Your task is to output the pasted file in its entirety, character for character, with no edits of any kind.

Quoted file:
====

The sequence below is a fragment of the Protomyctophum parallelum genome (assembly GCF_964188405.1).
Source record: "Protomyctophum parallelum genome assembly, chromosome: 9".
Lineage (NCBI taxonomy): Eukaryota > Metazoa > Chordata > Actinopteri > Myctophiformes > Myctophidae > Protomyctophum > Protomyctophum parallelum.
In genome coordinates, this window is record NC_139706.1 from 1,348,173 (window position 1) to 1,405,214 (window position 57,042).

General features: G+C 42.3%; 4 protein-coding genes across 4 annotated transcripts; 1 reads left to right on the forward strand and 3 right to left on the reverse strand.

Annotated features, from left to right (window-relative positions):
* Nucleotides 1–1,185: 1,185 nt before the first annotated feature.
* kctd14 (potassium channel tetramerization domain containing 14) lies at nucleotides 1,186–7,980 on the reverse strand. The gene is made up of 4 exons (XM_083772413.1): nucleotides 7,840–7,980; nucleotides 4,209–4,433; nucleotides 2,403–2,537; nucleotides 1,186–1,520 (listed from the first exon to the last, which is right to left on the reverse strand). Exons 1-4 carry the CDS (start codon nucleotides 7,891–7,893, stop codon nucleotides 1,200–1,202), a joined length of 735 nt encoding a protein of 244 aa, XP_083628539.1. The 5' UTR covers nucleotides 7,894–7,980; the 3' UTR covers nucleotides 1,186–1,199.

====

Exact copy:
The sequence below is a fragment of the Protomyctophum parallelum genome (assembly GCF_964188405.1).
Source record: "Protomyctophum parallelum genome assembly, chromosome: 9".
Lineage (NCBI taxonomy): Eukaryota > Metazoa > Chordata > Actinopteri > Myctophiformes > Myctophidae > Protomyctophum > Protomyctophum parallelum.
In genome coordinates, this window is record NC_139706.1 from 1,348,173 (window position 1) to 1,405,214 (window position 57,042).

General features: G+C 42.3%; 4 protein-coding genes across 4 annotated transcripts; 1 reads left to right on the forward strand and 3 right to left on the reverse strand.

Annotated features, from left to right (window-relative positions):
* Nucleotides 1–1,185: 1,185 nt before the first annotated feature.
* kctd14 (potassium channel tetramerization domain containing 14) lies at nucleotides 1,186–7,980 on the reverse strand. The gene is made up of 4 exons (XM_083772413.1): nucleotides 7,840–7,980; nucleotides 4,209–4,433; nucleotides 2,403–2,537; nucleotides 1,186–1,520 (listed from the first exon to the last, which is right to left on the reverse strand). Exons 1-4 carry the CDS (start codon nucleotides 7,891–7,893, stop codon nucleotides 1,200–1,202), a joined length of 735 nt encoding a protein of 244 aa, XP_083628539.1. The 5' UTR covers nucleotides 7,894–7,980; the 3' UTR covers nucleotides 1,186–1,199.